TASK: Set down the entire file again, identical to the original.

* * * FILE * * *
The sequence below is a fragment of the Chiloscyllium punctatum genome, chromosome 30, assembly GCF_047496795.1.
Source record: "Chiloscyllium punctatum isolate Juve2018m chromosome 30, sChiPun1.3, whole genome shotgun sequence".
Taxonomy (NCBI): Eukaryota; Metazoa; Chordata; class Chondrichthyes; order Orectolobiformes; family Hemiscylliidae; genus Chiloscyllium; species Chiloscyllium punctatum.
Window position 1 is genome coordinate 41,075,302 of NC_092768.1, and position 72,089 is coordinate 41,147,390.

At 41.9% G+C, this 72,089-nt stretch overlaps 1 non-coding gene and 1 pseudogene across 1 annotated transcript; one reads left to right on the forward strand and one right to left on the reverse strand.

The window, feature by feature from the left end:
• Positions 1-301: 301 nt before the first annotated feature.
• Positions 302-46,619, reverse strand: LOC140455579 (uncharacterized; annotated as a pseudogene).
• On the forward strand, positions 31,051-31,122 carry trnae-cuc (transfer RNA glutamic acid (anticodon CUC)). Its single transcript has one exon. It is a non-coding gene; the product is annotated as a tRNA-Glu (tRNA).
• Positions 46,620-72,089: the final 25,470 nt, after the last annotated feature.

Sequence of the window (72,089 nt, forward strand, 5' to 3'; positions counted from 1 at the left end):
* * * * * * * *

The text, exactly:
The sequence below is a fragment of the Chiloscyllium punctatum genome, chromosome 30, assembly GCF_047496795.1.
Source record: "Chiloscyllium punctatum isolate Juve2018m chromosome 30, sChiPun1.3, whole genome shotgun sequence".
Taxonomy (NCBI): Eukaryota; Metazoa; Chordata; class Chondrichthyes; order Orectolobiformes; family Hemiscylliidae; genus Chiloscyllium; species Chiloscyllium punctatum.
Window position 1 is genome coordinate 41,075,302 of NC_092768.1, and position 72,089 is coordinate 41,147,390.

At 41.9% G+C, this 72,089-nt stretch overlaps 1 non-coding gene and 1 pseudogene across 1 annotated transcript; one reads left to right on the forward strand and one right to left on the reverse strand.

The window, feature by feature from the left end:
• Positions 1-301: 301 nt before the first annotated feature.
• Positions 302-46,619, reverse strand: LOC140455579 (uncharacterized; annotated as a pseudogene).
• On the forward strand, positions 31,051-31,122 carry trnae-cuc (transfer RNA glutamic acid (anticodon CUC)). Its single transcript has one exon. It is a non-coding gene; the product is annotated as a tRNA-Glu (tRNA).
• Positions 46,620-72,089: the final 25,470 nt, after the last annotated feature.

Sequence of the window (72,089 nt, forward strand, 5' to 3'; positions counted from 1 at the left end):